After Archbishop Florit, who repeated more or less what Cardinal Ritter had said, Bishop Jose Suoto Vizoso of Palencia, Spain, urged that “attention be paid to certain specific points, such as allowing local bishops to decide when the faithful could satisfy their obligation of Sunday or holy day Mass by attendance at evening Mass the day before.”

Coadjutor Archbishop Paul Gouyon of Rennes, France, repeated the proposal of summoning the bishops of the world to assist the pope in the government of the Church. Similar statements were made by Bishop Kalwa, Archbishop Owen McCann of Cape Town, South Africa, and Archbishop Herculanus Vander Burgt, OFM Cap., of Pontianak, Indonesia.

“This is a great step forward,” Archbishop Gouyon said. “It would be important that the bishops thus designated should not be resident in Rome but rather that they should be summoned periodically. This is because a prolonged residence away from their homes might cause them to lose contact with everyday situations.”

Archbishop McCann, speaking in the name of the Bishops of South Africa and of Northern Rhodesia, while urging the organization of a body of bishops in Rome to assist in governing the Church, suggested the use of such a body also to help shorten the work of the Vatican council.

He said: “In order to forestall undue prolongation of the council, this body of bishops could be empowered by the council to decide certain detailed points.”

Commenting on this point at the bishops’ press panel, Msgr. Higgins said that some bishops feel that some of the schemas are less important than those now being discussed and that they should be turned over to a commission of bishops. Most bishops want the council to be over within a year or two, he stated.

Father Frederick McManus, council expert and faculty member of the Catholic University of America, added that no post-council machinery has as yet been set up.

Bishop Michael Browne of Galway, Ireland, was the first speaker of the day. He treated the idea of the collegiality of the bishops as nonsense. He returned pointedly to the attack on the curia and was called to order by the moderator, Gregorio Cardinal Agagianian, prefect of the Sacred Congregation for the Propagation of the Faith, for being repetitious. He continued speaking just the same.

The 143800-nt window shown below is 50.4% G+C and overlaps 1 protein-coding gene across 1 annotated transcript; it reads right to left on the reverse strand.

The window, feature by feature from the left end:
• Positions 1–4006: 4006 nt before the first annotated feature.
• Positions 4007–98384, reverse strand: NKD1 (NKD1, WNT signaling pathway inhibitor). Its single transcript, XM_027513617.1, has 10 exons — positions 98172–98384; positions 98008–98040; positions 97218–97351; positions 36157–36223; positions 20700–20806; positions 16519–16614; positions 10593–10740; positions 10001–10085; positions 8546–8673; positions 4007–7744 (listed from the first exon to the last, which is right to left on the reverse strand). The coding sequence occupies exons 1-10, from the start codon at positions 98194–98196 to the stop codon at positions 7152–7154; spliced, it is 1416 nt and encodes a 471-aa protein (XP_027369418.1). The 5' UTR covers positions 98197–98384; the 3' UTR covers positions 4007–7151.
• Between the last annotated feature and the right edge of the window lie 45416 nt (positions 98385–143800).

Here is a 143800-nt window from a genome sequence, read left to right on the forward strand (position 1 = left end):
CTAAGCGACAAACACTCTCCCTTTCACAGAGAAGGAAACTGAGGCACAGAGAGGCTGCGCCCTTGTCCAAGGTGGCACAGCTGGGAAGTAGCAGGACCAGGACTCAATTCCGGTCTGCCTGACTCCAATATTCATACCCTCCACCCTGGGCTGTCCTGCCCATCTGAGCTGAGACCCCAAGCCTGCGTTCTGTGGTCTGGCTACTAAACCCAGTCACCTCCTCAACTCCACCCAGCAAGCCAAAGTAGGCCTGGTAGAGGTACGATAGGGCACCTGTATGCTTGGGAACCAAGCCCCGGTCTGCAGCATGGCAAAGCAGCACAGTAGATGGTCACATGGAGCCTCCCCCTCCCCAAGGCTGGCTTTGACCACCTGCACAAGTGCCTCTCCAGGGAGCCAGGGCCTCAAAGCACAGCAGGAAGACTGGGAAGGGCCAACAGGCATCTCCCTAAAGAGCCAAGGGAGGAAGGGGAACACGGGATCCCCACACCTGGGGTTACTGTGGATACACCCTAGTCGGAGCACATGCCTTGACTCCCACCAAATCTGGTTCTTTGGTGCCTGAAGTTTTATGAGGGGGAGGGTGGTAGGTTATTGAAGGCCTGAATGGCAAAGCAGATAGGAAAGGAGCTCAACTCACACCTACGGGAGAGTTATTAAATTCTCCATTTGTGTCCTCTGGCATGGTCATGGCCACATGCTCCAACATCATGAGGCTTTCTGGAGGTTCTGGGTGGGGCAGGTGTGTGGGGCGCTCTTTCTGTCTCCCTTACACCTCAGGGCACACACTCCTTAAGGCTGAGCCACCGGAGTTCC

Bishop Browne said: “It is incorrect to say that the organization of national episcopal conferences is an exercise of collegiality. Some countries have had such conferences for years without collegiality ever having been thought of.”

On the matter of the curia he added: “It is regrettable that the bishops assembled in the council are not free to discuss on the floor certain important points which touch them closely, such as the handling of marriage cases, the reservation of jurisdiction and the payment of taxes on certain ecclesiastical acts. There is nothing in the text on the necessary international character of the curia nor on the qualifications to be demanded of its members.”

A new element in the council — government interference in the appointment of bishops — was raised by Archbishop Antonio Ferreira Gomes of Oporto, Portugal, and repeated by Archbishop Joseph Attipetty of Verapoly, India.

“The council should speak out against the abuses of secular authority in the appointment of bishops,” said Archbishop Ferreira Gomes. “No bishop should be obliged to take an oath of fidelity to civil officials. … It is most regrettable that sometimes the Church is less free under Catholic governments than under Protestant ones.”